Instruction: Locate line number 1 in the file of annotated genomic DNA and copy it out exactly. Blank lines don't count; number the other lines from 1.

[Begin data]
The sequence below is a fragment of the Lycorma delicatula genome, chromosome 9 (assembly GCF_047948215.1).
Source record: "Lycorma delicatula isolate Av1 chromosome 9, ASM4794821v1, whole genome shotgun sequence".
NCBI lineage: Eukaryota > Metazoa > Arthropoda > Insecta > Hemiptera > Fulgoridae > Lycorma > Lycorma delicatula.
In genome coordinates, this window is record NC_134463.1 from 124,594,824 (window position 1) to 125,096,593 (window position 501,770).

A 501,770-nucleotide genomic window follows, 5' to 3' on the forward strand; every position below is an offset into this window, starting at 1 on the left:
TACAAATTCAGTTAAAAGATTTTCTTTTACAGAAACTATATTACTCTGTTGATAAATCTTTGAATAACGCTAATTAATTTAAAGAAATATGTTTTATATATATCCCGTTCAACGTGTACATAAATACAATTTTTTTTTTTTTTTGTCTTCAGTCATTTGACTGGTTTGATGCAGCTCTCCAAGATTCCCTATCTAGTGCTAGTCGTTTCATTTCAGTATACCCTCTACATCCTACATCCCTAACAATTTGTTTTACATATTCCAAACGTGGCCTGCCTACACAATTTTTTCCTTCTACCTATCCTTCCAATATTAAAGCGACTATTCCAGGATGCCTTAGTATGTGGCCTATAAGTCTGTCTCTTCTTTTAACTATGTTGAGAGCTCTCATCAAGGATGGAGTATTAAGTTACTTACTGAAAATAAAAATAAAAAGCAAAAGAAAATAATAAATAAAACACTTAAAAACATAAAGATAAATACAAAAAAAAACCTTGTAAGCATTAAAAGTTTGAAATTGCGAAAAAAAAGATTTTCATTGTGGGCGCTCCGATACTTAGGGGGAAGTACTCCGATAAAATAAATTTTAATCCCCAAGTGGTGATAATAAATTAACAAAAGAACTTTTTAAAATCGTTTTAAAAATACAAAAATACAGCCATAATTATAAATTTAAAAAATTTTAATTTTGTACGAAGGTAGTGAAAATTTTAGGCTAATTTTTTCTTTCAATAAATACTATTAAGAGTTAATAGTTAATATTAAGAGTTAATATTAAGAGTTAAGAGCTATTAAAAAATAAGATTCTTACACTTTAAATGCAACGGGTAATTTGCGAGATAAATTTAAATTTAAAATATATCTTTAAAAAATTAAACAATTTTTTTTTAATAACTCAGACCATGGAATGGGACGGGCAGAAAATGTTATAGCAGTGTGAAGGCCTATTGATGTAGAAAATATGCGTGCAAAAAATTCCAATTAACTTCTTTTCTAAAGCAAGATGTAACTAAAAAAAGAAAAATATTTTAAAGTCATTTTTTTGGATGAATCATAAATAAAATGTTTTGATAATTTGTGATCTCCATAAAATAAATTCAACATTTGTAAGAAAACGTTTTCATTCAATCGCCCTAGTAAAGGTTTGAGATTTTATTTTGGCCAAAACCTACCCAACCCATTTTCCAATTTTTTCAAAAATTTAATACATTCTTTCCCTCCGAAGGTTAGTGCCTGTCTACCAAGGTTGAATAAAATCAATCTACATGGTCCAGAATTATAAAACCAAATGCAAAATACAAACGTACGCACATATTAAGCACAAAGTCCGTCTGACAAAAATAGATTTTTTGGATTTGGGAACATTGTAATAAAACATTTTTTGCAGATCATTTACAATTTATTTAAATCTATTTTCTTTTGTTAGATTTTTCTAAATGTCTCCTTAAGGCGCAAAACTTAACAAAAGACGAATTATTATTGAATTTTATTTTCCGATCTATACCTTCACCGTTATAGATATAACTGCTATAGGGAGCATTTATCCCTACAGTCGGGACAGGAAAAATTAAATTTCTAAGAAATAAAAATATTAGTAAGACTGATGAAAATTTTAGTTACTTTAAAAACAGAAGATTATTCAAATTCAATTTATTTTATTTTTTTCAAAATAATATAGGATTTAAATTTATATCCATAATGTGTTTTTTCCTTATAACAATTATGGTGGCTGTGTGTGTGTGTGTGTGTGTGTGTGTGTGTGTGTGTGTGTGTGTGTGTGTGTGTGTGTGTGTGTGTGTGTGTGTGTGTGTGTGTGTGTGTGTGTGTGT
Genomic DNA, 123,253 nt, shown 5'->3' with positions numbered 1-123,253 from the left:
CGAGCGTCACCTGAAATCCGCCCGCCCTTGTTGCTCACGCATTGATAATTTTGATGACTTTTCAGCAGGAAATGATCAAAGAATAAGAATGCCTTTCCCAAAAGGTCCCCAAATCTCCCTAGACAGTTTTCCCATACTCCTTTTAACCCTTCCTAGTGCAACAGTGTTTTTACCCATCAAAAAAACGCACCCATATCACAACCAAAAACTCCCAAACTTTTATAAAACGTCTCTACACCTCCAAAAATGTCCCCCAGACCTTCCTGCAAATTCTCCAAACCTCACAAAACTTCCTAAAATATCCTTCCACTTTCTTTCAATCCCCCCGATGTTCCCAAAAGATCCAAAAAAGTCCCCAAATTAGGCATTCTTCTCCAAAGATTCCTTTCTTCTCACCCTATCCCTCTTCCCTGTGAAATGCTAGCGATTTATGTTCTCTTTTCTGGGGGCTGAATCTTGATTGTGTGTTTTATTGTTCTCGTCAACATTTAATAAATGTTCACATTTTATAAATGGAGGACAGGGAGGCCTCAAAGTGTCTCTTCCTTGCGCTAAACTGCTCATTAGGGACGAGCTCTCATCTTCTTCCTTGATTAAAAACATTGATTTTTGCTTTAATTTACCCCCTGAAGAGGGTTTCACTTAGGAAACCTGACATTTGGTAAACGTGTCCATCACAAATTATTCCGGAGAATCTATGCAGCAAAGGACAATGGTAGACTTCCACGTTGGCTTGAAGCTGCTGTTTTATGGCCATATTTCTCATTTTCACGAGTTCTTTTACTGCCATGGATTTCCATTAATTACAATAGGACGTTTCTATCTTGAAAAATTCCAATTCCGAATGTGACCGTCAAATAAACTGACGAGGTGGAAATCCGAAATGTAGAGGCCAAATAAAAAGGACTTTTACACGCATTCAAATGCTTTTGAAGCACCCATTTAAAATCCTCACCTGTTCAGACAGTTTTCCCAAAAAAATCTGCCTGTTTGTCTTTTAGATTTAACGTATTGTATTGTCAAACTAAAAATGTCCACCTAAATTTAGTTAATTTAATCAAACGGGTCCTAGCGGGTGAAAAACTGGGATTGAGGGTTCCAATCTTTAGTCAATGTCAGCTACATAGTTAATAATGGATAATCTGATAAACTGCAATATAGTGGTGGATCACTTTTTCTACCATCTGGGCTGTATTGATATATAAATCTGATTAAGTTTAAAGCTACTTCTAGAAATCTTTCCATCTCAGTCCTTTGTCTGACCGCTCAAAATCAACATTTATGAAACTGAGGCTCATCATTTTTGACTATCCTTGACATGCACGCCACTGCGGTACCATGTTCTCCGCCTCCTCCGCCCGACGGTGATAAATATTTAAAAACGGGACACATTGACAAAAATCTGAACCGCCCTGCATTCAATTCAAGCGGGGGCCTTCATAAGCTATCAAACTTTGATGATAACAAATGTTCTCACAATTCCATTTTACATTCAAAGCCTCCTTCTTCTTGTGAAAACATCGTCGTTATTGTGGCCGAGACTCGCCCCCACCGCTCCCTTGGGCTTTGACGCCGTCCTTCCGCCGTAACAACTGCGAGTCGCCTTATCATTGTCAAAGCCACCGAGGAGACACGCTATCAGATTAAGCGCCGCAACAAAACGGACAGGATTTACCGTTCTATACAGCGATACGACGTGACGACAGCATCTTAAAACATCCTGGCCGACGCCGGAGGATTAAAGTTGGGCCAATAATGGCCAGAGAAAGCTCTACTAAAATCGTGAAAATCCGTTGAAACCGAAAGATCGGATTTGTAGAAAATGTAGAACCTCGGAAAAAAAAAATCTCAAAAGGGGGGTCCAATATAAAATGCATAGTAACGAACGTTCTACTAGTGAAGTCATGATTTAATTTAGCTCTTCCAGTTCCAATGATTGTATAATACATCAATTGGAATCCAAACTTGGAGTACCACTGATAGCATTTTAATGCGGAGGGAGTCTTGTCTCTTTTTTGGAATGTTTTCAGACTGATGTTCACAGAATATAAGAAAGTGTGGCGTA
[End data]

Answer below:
The sequence below is a fragment of the Lycorma delicatula genome, chromosome 9 (assembly GCF_047948215.1).